SERGIO NATES (México, D.F, 1965-) | PRESIÓN TENSIÓN

OPENING  Saturday  September 12th (12-15 hours), 2009
Until October 12nd, 2009
 

Sergio Nates is an author who has been attracted by research and analysis processes which derive in formal structures of seeming rationality. His pieces infiltrate the cognitive experience in the aesthetic experience, through experimenting and conceptualizing. As a matter of fact, his most interesting pieces expose a firm affiliation to the methods and principles of conceptualism, which causes several of his photographic projects to exhibit a tautological condition: they are representations that arise as a hypothesis before a series of questions about the representations.
Presión-Tensión (Pressure-Tension) is one of the projects that better exposes that hybrid condition. First and foremost, photography is here a subversive gesture that plays with our predisposition to deem the representation’s object as concluded in the representation itself. In this case, to accept the represented event as definite would be inconsistent with the fact that said event is based on the manipulation of the objects’ spatial-temporal existence condition. That said temporality is not appreciated in each photograph as an individual structure, only helps us understand that the photograph is insufficient regarding what has been photographed. That’s where the ironical character of this series stems from.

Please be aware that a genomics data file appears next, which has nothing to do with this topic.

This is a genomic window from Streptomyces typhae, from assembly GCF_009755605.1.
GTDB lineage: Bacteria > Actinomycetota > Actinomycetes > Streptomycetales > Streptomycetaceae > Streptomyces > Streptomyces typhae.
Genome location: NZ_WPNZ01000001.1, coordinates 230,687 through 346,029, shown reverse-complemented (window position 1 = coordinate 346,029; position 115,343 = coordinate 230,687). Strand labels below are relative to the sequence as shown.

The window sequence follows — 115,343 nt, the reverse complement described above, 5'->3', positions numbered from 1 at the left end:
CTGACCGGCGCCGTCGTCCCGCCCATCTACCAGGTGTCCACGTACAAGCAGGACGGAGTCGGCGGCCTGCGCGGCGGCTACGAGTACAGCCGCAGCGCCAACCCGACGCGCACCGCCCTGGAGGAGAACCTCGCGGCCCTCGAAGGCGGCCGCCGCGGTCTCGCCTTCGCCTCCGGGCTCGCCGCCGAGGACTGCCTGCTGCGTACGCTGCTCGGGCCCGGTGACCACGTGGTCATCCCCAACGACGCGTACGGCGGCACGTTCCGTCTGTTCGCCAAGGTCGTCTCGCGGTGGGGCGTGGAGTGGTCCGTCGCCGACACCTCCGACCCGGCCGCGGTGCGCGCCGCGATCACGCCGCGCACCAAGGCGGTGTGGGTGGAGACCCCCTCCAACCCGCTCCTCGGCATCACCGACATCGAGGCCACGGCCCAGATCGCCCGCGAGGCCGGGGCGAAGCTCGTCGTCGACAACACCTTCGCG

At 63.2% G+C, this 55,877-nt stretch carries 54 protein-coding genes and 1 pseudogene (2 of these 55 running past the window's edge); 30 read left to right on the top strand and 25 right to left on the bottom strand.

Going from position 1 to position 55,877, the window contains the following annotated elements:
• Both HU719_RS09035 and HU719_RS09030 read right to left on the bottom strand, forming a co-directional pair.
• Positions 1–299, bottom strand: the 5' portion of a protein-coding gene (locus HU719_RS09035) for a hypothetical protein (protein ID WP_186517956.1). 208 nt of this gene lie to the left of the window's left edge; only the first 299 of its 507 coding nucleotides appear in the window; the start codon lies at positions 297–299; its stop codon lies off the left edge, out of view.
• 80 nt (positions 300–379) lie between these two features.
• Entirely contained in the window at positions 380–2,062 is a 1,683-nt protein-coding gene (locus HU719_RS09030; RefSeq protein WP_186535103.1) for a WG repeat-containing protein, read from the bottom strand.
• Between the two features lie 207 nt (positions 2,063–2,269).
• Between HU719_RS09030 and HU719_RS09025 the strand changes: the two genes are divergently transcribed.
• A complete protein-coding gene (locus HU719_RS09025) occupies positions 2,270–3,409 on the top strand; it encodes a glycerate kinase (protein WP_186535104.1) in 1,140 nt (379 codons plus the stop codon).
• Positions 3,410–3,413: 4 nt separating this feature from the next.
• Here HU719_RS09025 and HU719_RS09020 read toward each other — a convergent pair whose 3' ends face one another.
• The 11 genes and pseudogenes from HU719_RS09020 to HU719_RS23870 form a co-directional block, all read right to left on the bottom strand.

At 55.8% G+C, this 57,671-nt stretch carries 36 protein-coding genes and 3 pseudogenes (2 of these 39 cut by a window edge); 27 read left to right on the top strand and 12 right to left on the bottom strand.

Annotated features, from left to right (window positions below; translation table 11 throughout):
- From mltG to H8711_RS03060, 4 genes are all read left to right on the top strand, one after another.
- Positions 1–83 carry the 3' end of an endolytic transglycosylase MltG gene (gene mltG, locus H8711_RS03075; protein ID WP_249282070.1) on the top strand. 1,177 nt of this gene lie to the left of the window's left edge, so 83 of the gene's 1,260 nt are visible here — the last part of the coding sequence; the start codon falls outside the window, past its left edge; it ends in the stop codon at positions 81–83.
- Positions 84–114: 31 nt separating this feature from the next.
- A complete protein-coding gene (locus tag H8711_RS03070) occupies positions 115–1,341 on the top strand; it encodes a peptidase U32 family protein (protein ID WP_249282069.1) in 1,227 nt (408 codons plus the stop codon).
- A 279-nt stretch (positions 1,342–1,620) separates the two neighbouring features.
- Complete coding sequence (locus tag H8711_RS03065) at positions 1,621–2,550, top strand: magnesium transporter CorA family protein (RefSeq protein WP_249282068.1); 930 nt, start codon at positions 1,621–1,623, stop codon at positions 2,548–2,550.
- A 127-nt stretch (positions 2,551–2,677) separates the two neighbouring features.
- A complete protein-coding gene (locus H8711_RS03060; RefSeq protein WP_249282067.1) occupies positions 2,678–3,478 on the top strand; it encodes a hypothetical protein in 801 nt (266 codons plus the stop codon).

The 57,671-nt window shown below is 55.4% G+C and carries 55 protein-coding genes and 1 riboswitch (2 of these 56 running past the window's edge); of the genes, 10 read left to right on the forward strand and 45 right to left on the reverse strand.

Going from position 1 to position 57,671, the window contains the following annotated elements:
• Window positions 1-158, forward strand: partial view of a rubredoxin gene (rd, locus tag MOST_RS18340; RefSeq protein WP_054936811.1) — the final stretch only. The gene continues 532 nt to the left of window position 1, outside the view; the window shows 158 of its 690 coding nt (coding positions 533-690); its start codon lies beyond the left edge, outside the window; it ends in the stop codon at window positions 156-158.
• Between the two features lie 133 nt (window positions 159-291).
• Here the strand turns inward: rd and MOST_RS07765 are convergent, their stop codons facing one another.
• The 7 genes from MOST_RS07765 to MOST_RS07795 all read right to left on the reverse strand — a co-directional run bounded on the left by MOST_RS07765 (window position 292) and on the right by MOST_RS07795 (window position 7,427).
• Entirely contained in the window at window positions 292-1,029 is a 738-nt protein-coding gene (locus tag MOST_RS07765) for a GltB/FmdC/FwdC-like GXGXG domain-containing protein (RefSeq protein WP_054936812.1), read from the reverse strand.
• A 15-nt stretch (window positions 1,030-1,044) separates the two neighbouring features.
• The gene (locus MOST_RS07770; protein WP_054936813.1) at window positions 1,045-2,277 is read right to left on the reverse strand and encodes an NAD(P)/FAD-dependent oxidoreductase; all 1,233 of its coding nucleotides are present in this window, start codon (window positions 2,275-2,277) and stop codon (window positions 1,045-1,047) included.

Sergio Nates covers a series of objects with elastic bands until their appearance is changed, even if in reality the appearance is a secondary aspect in regard to what truly interests him; in his own words: “…the relationships of the materials and the presence of the forces that are inherent to the objects, as well as the invisible forces that act over matter…” Nevertheless, the change in appearance, or at least, the change in the conformation, is what makes us understand these objects as sculptures (and the fact that some of the objects are sculptures covered with elastic bands, enables us – also ironically- to present them as re-sculptures).
What can photography contribute to those constructions, beyond their testimony of their existence or the contribution to what the author himself states as a register/scrutiny of the tensions of space and time to which these objects are subject to? To answer such question we would have to go back to the issue of appearances, even when this contradicts the main statement that originated the objects in question. Because these photographs reveal the objects as carriers of an elastic plasticity and of a beauty that is isolated from the passing by on which they are placed by their own constitution. As a consequence, these photos redefine the aesthetic fact as a static fact, taking the concepts of pressure and tension to the range of the imaginary.

By Juan Antonio Molina (translated by Leticia Consuegra)

 

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